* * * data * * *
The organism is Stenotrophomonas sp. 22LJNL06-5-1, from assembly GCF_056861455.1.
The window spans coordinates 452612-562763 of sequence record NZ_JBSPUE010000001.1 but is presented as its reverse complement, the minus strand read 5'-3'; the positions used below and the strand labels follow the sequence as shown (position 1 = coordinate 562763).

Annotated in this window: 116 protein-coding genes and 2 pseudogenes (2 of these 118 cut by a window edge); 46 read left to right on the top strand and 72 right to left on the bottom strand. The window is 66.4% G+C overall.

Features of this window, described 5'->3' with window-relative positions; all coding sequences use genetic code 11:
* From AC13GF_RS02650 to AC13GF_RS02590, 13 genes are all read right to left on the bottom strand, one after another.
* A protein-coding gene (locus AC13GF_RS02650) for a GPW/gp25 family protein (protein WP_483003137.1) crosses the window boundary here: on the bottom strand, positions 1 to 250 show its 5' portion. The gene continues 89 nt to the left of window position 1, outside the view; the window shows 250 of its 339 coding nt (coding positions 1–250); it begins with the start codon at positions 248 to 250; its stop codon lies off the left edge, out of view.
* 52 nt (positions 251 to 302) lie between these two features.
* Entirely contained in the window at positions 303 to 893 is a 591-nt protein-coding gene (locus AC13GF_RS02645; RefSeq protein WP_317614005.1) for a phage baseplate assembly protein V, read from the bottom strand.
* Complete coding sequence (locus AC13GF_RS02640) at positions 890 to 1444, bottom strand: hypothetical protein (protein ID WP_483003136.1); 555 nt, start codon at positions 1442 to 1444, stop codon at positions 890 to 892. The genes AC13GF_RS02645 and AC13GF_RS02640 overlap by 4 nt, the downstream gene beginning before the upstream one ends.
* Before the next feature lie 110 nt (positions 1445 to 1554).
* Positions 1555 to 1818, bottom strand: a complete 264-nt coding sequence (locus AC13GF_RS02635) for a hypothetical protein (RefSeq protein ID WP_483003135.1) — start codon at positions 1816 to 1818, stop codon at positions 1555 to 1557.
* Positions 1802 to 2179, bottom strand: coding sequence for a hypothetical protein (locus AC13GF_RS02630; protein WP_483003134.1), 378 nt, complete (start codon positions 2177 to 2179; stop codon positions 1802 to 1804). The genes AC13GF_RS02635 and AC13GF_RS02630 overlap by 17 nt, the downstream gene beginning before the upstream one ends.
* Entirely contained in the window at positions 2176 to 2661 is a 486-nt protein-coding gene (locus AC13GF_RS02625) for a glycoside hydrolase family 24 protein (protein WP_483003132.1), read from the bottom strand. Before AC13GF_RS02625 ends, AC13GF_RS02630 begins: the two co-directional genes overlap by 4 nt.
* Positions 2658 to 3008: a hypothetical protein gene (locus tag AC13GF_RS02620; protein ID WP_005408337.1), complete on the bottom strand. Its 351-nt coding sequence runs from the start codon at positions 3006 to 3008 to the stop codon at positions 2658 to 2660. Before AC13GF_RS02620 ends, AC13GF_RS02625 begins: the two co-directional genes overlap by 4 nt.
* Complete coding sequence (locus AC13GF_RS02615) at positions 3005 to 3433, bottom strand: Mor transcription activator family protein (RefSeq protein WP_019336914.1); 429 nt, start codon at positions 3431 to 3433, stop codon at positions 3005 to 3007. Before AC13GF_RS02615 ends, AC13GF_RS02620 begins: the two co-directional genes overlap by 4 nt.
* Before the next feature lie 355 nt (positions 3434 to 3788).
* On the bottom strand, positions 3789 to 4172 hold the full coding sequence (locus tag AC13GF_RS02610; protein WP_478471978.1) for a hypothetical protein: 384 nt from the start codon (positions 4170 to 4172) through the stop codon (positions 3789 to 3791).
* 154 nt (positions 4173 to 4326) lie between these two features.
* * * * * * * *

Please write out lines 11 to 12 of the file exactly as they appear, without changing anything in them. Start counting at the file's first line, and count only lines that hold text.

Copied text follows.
* Positions 1555 to 1818, bottom strand: a complete 264-nt coding sequence (locus AC13GF_RS02635) for a hypothetical protein (RefSeq protein ID WP_483003135.1) — start codon at positions 1816 to 1818, stop codon at positions 1555 to 1557.
* Positions 1802 to 2179, bottom strand: coding sequence for a hypothetical protein (locus AC13GF_RS02630; protein WP_483003134.1), 378 nt, complete (start codon positions 2177 to 2179; stop codon positions 1802 to 1804). The genes AC13GF_RS02635 and AC13GF_RS02630 overlap by 17 nt, the downstream gene beginning before the upstream one ends.